School choice reform was dealt a decisive loss in the state of Massachusetts, where voters decided not to lift a cap on charter schools.
Ballot question 2, which would have allowed local municipalities to approve new charter schools, was defeated, Politico's Caitlin Emma tweeted. As of 11:00 p.m. Eastern Time, voters had rejected the measure 62 percent to 37 percent, with 60 percent of precincts reporting. It would be impossible to close that gap.
Massachusetts law caps the number of charter schools permitted in each district. The ballot initiative would have permitted an additional 12 charters in each municipality, pending approval from local officials.
The case for lifting the arbitrary cap on charter schools is as strong as the case for charter schools themselves: giving low-income and minority parents alternatives to failing, traditional public schools is good policy. It's true that charters divert resources from public schools, but public schools are only a means to an end: providing quality education to children. If public schools aren't succeeding in this role—and it's clear they are not—voters should be willing to give families the right to try something else.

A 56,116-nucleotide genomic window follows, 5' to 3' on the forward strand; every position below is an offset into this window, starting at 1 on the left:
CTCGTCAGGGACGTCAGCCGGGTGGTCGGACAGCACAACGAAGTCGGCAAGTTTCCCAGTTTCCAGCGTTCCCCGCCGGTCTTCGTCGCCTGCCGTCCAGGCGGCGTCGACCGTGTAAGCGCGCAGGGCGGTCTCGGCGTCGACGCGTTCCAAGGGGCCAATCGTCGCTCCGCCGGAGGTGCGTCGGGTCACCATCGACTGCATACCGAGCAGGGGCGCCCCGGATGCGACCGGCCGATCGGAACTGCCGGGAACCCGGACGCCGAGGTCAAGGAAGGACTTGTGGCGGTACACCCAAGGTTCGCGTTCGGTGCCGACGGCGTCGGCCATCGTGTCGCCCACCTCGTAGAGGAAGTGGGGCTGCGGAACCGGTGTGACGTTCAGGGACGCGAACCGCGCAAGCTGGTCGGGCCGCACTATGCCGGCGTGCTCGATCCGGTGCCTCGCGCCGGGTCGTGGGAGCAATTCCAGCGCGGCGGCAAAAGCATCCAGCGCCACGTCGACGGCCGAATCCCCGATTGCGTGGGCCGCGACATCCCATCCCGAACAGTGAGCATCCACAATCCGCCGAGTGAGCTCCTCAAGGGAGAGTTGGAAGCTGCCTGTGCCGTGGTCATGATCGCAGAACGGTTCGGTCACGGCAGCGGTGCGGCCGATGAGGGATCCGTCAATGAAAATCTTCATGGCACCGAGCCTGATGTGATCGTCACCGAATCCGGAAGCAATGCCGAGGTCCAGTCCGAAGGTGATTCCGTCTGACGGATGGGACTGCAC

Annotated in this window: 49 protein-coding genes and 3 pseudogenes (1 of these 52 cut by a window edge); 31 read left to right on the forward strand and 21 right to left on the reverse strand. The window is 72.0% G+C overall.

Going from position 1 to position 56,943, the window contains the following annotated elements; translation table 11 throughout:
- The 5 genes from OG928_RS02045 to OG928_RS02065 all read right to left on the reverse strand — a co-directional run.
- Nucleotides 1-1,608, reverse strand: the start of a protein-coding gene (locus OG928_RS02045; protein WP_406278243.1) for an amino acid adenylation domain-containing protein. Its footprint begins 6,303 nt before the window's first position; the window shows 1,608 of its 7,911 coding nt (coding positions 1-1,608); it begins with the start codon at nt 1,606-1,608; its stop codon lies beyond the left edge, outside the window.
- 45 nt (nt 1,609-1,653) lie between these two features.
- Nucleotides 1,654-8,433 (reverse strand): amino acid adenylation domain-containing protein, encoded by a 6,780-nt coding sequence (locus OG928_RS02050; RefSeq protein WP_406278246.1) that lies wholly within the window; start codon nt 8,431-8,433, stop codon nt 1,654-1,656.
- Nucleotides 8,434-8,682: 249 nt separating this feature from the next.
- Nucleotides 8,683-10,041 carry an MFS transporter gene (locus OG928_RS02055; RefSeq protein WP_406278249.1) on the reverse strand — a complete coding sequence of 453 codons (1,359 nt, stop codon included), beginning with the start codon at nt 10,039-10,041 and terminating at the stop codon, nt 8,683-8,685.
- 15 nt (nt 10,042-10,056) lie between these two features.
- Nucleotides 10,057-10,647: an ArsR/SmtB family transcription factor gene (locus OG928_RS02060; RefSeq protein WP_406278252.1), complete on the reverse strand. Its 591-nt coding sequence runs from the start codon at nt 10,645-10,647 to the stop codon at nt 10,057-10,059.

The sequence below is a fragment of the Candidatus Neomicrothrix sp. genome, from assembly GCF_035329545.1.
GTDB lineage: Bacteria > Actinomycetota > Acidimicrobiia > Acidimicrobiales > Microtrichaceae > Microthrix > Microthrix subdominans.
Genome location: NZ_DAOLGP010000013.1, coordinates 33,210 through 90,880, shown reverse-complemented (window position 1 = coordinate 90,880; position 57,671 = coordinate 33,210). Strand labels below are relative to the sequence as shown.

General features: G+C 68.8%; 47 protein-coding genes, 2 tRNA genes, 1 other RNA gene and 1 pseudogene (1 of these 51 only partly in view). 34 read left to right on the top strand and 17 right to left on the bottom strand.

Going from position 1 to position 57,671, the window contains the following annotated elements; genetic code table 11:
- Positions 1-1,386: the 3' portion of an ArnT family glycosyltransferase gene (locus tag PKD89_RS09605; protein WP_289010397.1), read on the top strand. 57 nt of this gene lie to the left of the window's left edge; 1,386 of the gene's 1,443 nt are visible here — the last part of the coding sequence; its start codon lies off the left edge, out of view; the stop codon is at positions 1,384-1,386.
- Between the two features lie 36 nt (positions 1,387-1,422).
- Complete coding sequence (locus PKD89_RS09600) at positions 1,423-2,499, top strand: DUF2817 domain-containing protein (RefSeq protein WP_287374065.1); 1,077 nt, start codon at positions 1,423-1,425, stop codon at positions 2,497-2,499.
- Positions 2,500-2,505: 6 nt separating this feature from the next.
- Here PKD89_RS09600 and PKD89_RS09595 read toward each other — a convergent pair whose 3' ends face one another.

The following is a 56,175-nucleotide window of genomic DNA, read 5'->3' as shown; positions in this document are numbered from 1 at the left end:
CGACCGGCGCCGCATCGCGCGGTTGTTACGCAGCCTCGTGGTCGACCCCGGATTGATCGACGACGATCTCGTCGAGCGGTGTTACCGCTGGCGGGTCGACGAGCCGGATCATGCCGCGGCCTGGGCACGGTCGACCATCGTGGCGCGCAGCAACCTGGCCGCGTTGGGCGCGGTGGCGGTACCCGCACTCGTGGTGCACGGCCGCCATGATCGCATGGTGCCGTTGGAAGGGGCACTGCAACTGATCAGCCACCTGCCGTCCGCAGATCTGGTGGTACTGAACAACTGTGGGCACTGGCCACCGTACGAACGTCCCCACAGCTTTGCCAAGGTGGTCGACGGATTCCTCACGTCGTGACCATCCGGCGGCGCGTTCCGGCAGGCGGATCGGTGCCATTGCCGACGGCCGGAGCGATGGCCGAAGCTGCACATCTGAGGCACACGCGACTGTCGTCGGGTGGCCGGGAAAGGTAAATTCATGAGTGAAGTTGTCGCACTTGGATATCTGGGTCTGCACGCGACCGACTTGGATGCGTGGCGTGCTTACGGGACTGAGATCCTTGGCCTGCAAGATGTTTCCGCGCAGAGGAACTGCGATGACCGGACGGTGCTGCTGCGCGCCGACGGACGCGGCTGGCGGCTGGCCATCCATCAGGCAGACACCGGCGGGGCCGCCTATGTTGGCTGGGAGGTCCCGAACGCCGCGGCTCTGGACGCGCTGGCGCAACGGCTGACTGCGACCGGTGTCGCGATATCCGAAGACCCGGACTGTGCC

The measure was supported by President Obama's Education Secretary, John King, former Education Secretary Arne Duncan, and a host of other prominent Democrats, as well as Republican Gov. Charlie Baker and school choice advocate Jeb Bush. It was opposed by teachers' unions and Sen. Elizabeth Warren.
Some of the most outspoken opposition to new charter schools came from wealthy suburbs, where new charter schools were unlikely to appear, in any case. It seems some of the state's more privileged communities don't want to give the less fortunate more control over their own education.